With a hearty laugh and affectionate accusation, Carleen Kline points her finger at her husband Robert and claims, "It's all his fault. He started it."
Robert Kline is the reason his sons, son-in-law and several grandchildren are involved in racing. It has truly become a family activity.
Robert, 54, began racing about 40 years ago. He is a former champion at Saugus Speedway in Santa Clarita, Calif., and it is at his home in Carson City his grandchildren are developing their racing skills in their Outlaw Karts.
Shelby and Caleb Price, ages nine and six respectively, along with cousins Hunter Hensley, six, and Brittney Kline, nine, are getting a relatively early start in the racing world.
"A family friend offered a cart to us for the kids to try," said Tom Price. "They liked it so we decided to buy it."
Tom, 39, was 1986 Rookie of the Year and 1987 track champion at the former Silver State Raceway (now Champion Speedway), both in the late model (then sportsman) division. He also ran the NASCAR Southwest Tour from 1988-1992.
Young Caleb drives the No. 83, Shelby is in the No. 25, and Hunter and Brittney share the No. 7.
"You know you're getting old when your son-in-law races, then your sons, then your grandkids," said Robert Kline.
A few weeks ago, the family cleared brush and "junk" from the back yard, then made a perimeter of 84 hay bales. The track is hosed down before practice, to keep dust at a minimum and provide better grip for the cars in the turns.
"It was definitely a family effort," said Rhonda Price, Kline's step-daughter.
As Brittney, Shelby and Caleb get strapped into their cars and put on their helmets, Tom grabs the racing flags and gets them lined up for a practice run. Now is when the young drivers also learn flag meanings and hand signals.
"Driving in the backyard helps a lot," said Shelby, who aspires to win her first race this year, but knows it may not happen until next season.
"I like the cars that Amy (Barnes) drives (sprint) and Dave Sciarroni (sportsman)."
Shelby's car has a similar paint scheme as Sciarroni's, red and white striped with stars on a blue background. Sciarroni also helped paint it.
"I was a little scared the first time (driving the car) and a little nervous," said Brittney. "If I get a new motor, the car may be a little faster. I like it. It's fun."
Brittney is the step-daughter of 28-year-old Shane Kline, Robert's son. Shane was 1995 Rookie of the Year in the Maverick division, 1996 Maverick champion and 1997 Legends champion at Silver State Raceway.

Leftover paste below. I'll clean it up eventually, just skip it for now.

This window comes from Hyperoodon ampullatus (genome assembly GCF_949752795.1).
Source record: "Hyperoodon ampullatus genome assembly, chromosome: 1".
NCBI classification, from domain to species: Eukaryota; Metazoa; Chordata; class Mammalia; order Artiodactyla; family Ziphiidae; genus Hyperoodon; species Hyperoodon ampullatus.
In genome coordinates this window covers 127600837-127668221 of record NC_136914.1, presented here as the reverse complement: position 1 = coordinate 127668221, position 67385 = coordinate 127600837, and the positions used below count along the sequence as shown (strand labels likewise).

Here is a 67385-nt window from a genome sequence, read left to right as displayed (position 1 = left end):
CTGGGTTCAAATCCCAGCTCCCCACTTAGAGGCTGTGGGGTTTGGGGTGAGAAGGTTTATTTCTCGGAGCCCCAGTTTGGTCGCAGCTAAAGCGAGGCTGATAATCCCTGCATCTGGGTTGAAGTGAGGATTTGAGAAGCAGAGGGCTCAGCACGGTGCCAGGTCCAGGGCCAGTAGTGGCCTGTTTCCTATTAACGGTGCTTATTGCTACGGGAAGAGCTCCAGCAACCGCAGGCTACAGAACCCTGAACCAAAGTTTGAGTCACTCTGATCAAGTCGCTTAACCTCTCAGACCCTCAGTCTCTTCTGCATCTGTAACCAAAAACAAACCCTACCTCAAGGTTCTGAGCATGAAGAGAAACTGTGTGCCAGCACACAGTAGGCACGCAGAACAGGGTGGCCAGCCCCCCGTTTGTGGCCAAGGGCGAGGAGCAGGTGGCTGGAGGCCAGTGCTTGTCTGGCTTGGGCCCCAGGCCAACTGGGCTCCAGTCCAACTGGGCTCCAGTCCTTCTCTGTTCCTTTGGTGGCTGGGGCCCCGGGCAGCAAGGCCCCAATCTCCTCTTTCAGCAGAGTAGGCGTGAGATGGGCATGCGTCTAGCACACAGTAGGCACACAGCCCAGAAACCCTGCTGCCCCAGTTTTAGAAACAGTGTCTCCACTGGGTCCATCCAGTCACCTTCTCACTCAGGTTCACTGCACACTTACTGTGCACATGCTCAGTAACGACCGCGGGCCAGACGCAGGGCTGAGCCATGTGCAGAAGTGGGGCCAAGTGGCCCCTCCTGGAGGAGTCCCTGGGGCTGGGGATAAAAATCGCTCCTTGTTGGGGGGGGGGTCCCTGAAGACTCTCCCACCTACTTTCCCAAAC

"These guys have started at a much younger age than any of us did," said Shane. "I'm excited about them racing. It slowed my racing down a bit, but if they can benefit from it, I'm all for it. And I wouldn't mind seeing them stay dedicated enough to go professional."
Shane said one thing he's learning as a teacher to his children is patience. "I've learned a lot of patience from Tom and Robert, too."
"The problem is trying to keep up with the kids," Tom said chuckling.
"But as long as they're having fun, I'm behind them. If it's their inspiration to drive a race car, I'm behind them. What better driver's ed can you get?"
"Tom is also teaching them to drive high and low on the track instead of just letting them go. We're hoping they'll have a better respect for driving when they're older," said Rhonda.
"Yeah, we hope," added Tom.
"I just think of the trophy," said Caleb. "I want to get a trophy and do donuts on the track. I want to win."
"When I see the green flag, I'm gonna press on the pedal and pass Shelby and Caleb," said Hunter, who wants to race big cars when he's older.
"It's all fun," said Robert. "Or I wouldn't do it. I've got all the stuff here, garage, practice track, and it's fun watching them do it.
"Between Shane, Tom and myself and all the experience we have, we can teach them the fun things about racing. I do see some talent developing, too. That can take them somewhere, if they stick with it."
Robert Kline says he's done it all. From go karts to stock cars and everything else on the sidelines. He also helps other race teams with set-ups.
"I like to stay tuned with what's going on in the racing world," he says smiling, then casually walks back to the garage to help another late model driver with his car.
"Did I ever think it would go this far, 30 years later?," asked Carleen. "No."